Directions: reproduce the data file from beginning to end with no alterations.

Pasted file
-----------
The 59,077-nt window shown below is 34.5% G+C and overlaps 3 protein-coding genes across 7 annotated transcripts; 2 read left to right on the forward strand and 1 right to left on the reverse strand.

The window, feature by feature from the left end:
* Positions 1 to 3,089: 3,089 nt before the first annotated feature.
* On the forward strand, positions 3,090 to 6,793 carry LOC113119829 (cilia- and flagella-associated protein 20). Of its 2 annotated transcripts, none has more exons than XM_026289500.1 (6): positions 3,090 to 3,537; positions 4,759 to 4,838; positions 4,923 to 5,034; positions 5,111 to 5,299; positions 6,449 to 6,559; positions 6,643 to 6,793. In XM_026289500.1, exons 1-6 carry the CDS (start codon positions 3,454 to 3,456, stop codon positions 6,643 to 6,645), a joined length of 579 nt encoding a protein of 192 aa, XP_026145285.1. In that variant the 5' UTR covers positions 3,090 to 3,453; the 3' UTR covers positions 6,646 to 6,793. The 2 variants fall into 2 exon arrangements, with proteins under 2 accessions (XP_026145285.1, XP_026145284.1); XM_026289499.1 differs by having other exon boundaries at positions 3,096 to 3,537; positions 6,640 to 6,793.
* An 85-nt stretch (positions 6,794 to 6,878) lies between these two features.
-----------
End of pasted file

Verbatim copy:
The 59,077-nt window shown below is 34.5% G+C and overlaps 3 protein-coding genes across 7 annotated transcripts; 2 read left to right on the forward strand and 1 right to left on the reverse strand.

The window, feature by feature from the left end:
* Positions 1 to 3,089: 3,089 nt before the first annotated feature.
* On the forward strand, positions 3,090 to 6,793 carry LOC113119829 (cilia- and flagella-associated protein 20). Of its 2 annotated transcripts, none has more exons than XM_026289500.1 (6): positions 3,090 to 3,537; positions 4,759 to 4,838; positions 4,923 to 5,034; positions 5,111 to 5,299; positions 6,449 to 6,559; positions 6,643 to 6,793. In XM_026289500.1, exons 1-6 carry the CDS (start codon positions 3,454 to 3,456, stop codon positions 6,643 to 6,645), a joined length of 579 nt encoding a protein of 192 aa, XP_026145285.1. In that variant the 5' UTR covers positions 3,090 to 3,453; the 3' UTR covers positions 6,646 to 6,793. The 2 variants fall into 2 exon arrangements, with proteins under 2 accessions (XP_026145285.1, XP_026145284.1); XM_026289499.1 differs by having other exon boundaries at positions 3,096 to 3,537; positions 6,640 to 6,793.
* An 85-nt stretch (positions 6,794 to 6,878) lies between these two features.